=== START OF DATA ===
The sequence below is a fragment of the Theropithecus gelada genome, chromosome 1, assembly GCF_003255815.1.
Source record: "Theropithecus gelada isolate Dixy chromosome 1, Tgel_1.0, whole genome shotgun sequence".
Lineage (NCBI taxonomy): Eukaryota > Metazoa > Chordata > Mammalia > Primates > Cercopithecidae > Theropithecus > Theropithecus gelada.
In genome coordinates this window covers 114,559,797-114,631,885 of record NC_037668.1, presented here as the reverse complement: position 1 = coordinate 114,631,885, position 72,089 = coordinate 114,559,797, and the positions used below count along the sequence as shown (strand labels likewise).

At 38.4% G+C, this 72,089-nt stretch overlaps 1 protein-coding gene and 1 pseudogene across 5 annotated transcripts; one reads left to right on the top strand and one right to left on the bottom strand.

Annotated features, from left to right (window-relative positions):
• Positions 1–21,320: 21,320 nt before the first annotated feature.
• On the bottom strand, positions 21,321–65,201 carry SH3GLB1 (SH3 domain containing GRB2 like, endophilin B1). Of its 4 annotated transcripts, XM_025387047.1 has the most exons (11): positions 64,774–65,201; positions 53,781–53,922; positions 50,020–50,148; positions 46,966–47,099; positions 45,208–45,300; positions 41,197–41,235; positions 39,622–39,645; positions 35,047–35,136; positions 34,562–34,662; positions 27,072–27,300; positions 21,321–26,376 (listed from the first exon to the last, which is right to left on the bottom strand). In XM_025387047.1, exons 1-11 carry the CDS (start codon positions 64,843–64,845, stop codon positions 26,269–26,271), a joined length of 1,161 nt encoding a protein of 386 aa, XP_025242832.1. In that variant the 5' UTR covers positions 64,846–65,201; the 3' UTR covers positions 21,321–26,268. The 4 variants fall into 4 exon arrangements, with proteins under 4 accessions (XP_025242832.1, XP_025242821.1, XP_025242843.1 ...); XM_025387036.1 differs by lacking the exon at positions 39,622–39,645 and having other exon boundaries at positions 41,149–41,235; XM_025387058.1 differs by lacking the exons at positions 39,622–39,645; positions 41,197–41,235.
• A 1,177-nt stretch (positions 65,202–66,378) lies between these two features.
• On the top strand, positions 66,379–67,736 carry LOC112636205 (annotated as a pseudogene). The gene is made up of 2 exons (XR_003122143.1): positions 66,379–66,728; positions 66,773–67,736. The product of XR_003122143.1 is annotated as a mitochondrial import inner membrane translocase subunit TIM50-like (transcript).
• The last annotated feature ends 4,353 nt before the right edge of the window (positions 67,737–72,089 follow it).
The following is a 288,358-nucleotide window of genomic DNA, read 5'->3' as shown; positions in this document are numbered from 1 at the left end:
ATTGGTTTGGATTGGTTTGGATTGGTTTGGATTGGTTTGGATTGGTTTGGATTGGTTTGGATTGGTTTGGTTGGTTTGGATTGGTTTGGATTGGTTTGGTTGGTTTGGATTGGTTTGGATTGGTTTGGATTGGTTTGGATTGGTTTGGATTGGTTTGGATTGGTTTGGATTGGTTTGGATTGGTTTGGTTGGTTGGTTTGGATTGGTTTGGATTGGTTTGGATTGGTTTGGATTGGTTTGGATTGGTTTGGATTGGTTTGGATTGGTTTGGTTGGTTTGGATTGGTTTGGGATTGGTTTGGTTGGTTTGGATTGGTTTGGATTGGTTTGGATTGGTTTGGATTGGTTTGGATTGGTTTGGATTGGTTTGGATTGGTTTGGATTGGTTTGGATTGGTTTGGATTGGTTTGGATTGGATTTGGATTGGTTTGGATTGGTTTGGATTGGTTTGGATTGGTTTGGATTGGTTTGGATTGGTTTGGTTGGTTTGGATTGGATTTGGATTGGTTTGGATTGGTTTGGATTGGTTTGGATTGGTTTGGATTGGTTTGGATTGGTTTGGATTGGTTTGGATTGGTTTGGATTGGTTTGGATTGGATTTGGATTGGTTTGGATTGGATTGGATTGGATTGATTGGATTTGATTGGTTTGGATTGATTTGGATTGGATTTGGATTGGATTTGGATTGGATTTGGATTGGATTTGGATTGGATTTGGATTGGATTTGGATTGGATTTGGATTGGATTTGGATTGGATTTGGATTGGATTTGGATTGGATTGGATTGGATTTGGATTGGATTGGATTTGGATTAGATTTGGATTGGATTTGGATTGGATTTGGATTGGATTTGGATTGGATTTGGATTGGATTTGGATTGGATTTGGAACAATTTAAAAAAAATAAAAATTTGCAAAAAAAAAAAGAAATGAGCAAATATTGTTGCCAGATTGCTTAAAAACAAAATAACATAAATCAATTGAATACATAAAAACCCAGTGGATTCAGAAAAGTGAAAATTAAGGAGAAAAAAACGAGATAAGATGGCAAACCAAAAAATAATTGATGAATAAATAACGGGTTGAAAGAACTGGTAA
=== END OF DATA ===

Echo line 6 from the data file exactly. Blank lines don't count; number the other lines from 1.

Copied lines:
Annotated features, from left to right (window-relative positions):